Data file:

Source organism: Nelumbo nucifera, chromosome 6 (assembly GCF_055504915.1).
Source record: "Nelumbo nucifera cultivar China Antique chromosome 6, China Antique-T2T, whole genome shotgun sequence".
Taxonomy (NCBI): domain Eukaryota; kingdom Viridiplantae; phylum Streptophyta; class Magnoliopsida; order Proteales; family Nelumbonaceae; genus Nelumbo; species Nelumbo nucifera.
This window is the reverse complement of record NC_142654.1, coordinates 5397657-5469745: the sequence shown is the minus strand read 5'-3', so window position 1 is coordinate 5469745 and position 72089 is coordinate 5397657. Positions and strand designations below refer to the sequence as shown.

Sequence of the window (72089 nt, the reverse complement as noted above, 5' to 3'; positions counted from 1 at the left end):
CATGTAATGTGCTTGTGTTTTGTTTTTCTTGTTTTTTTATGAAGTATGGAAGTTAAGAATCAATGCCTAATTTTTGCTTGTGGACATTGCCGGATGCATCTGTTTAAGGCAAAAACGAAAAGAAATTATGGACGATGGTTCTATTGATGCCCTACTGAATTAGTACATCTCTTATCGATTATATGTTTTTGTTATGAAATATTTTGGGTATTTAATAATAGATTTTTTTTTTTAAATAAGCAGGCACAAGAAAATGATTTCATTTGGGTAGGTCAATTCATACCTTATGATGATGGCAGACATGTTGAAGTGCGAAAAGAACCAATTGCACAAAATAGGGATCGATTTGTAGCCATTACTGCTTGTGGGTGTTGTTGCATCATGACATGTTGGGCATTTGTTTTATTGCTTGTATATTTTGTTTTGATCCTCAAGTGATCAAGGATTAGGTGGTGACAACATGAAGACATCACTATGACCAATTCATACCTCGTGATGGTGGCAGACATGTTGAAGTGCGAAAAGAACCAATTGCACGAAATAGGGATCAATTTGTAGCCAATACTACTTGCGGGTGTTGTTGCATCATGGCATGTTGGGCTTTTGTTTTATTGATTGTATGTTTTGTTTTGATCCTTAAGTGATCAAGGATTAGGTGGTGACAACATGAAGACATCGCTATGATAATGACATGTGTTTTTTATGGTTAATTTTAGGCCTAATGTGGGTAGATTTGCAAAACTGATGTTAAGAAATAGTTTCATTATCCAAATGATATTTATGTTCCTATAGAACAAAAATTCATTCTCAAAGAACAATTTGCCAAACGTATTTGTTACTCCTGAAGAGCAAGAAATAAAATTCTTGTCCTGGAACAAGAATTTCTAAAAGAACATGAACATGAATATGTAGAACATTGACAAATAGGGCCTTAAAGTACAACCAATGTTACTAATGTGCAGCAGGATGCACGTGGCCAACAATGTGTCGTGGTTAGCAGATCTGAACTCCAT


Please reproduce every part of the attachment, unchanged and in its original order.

Source organism: Nelumbo nucifera, chromosome 6 (assembly GCF_055504915.1).
Source record: "Nelumbo nucifera cultivar China Antique chromosome 6, China Antique-T2T, whole genome shotgun sequence".
Taxonomy (NCBI): domain Eukaryota; kingdom Viridiplantae; phylum Streptophyta; class Magnoliopsida; order Proteales; family Nelumbonaceae; genus Nelumbo; species Nelumbo nucifera.
This window is the reverse complement of record NC_142654.1, coordinates 5397657-5469745: the sequence shown is the minus strand read 5'-3', so window position 1 is coordinate 5469745 and position 72089 is coordinate 5397657. Positions and strand designations below refer to the sequence as shown.

Sequence of the window (72089 nt, the reverse complement as noted above, 5' to 3'; positions counted from 1 at the left end):
CATGTAATGTGCTTGTGTTTTGTTTTTCTTGTTTTTTTATGAAGTATGGAAGTTAAGAATCAATGCCTAATTTTTGCTTGTGGACATTGCCGGATGCATCTGTTTAAGGCAAAAACGAAAAGAAATTATGGACGATGGTTCTATTGATGCCCTACTGAATTAGTACATCTCTTATCGATTATATGTTTTTGTTATGAAATATTTTGGGTATTTAATAATAGATTTTTTTTTTTAAATAAGCAGGCACAAGAAAATGATTTCATTTGGGTAGGTCAATTCATACCTTATGATGATGGCAGACATGTTGAAGTGCGAAAAGAACCAATTGCACAAAATAGGGATCGATTTGTAGCCATTACTGCTTGTGGGTGTTGTTGCATCATGACATGTTGGGCATTTGTTTTATTGCTTGTATATTTTGTTTTGATCCTCAAGTGATCAAGGATTAGGTGGTGACAACATGAAGACATCACTATGACCAATTCATACCTCGTGATGGTGGCAGACATGTTGAAGTGCGAAAAGAACCAATTGCACGAAATAGGGATCAATTTGTAGCCAATACTACTTGCGGGTGTTGTTGCATCATGGCATGTTGGGCTTTTGTTTTATTGATTGTATGTTTTGTTTTGATCCTTAAGTGATCAAGGATTAGGTGGTGACAACATGAAGACATCGCTATGATAATGACATGTGTTTTTTATGGTTAATTTTAGGCCTAATGTGGGTAGATTTGCAAAACTGATGTTAAGAAATAGTTTCATTATCCAAATGATATTTATGTTCCTATAGAACAAAAATTCATTCTCAAAGAACAATTTGCCAAACGTATTTGTTACTCCTGAAGAGCAAGAAATAAAATTCTTGTCCTGGAACAAGAATTTCTAAAAGAACATGAACATGAATATGTAGAACATTGACAAATAGGGCCTTAAAGTACAACCAATGTTACTAATGTGCAGCAGGATGCACGTGGCCAACAATGTGTCGTGGTTAGCAGATCTGAACTCCAT